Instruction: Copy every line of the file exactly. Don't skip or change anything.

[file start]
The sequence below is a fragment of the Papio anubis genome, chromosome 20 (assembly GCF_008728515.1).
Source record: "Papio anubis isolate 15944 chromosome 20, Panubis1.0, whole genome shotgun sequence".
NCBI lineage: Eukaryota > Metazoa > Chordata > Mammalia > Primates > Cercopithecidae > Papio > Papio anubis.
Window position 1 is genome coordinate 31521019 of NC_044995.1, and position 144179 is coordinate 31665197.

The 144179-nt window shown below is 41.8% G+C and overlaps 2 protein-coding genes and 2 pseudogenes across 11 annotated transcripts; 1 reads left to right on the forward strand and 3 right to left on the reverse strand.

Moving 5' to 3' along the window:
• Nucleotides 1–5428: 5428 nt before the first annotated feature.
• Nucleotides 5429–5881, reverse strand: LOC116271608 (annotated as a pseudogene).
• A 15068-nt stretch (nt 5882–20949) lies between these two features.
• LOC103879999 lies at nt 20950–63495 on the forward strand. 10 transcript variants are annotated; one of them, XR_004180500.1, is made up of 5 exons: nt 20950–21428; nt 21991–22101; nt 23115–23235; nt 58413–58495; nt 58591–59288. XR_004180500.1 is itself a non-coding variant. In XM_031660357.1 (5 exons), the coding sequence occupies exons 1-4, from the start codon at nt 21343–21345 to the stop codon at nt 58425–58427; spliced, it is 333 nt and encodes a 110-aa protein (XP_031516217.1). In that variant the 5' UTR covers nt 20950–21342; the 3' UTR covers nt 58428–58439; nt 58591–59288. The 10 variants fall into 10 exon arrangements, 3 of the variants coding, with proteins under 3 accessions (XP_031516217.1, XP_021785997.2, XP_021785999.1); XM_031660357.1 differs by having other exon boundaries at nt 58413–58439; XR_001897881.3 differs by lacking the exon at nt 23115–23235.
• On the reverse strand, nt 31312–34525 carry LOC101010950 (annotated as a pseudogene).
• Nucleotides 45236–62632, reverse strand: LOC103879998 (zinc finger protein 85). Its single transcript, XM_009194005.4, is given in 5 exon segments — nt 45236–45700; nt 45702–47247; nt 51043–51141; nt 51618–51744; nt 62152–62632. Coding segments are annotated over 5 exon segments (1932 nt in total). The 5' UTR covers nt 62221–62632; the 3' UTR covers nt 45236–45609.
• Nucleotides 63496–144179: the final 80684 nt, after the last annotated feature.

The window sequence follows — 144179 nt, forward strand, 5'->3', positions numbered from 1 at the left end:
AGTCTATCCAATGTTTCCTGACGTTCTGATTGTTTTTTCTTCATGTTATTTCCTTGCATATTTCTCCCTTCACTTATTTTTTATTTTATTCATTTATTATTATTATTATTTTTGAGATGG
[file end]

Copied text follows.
The sequence below is a fragment of the Papio anubis genome, chromosome 20 (assembly GCF_008728515.1).
Source record: "Papio anubis isolate 15944 chromosome 20, Panubis1.0, whole genome shotgun sequence".
NCBI lineage: Eukaryota > Metazoa > Chordata > Mammalia > Primates > Cercopithecidae > Papio > Papio anubis.
Window position 1 is genome coordinate 31521019 of NC_044995.1, and position 144179 is coordinate 31665197.

The 144179-nt window shown below is 41.8% G+C and overlaps 2 protein-coding genes and 2 pseudogenes across 11 annotated transcripts; 1 reads left to right on the forward strand and 3 right to left on the reverse strand.

Moving 5' to 3' along the window:
• Nucleotides 1–5428: 5428 nt before the first annotated feature.
• Nucleotides 5429–5881, reverse strand: LOC116271608 (annotated as a pseudogene).
• A 15068-nt stretch (nt 5882–20949) lies between these two features.
• LOC103879999 lies at nt 20950–63495 on the forward strand. 10 transcript variants are annotated; one of them, XR_004180500.1, is made up of 5 exons: nt 20950–21428; nt 21991–22101; nt 23115–23235; nt 58413–58495; nt 58591–59288. XR_004180500.1 is itself a non-coding variant. In XM_031660357.1 (5 exons), the coding sequence occupies exons 1-4, from the start codon at nt 21343–21345 to the stop codon at nt 58425–58427; spliced, it is 333 nt and encodes a 110-aa protein (XP_031516217.1). In that variant the 5' UTR covers nt 20950–21342; the 3' UTR covers nt 58428–58439; nt 58591–59288. The 10 variants fall into 10 exon arrangements, 3 of the variants coding, with proteins under 3 accessions (XP_031516217.1, XP_021785997.2, XP_021785999.1); XM_031660357.1 differs by having other exon boundaries at nt 58413–58439; XR_001897881.3 differs by lacking the exon at nt 23115–23235.
• On the reverse strand, nt 31312–34525 carry LOC101010950 (annotated as a pseudogene).
• Nucleotides 45236–62632, reverse strand: LOC103879998 (zinc finger protein 85). Its single transcript, XM_009194005.4, is given in 5 exon segments — nt 45236–45700; nt 45702–47247; nt 51043–51141; nt 51618–51744; nt 62152–62632. Coding segments are annotated over 5 exon segments (1932 nt in total). The 5' UTR covers nt 62221–62632; the 3' UTR covers nt 45236–45609.
• Nucleotides 63496–144179: the final 80684 nt, after the last annotated feature.

The window sequence follows — 144179 nt, forward strand, 5'->3', positions numbered from 1 at the left end:
AGTCTATCCAATGTTTCCTGACGTTCTGATTGTTTTTTCTTCATGTTATTTCCTTGCATATTTCTCCCTTCACTTATTTTTTATTTTATTCATTTATTATTATTATTATTTTTGAGATGG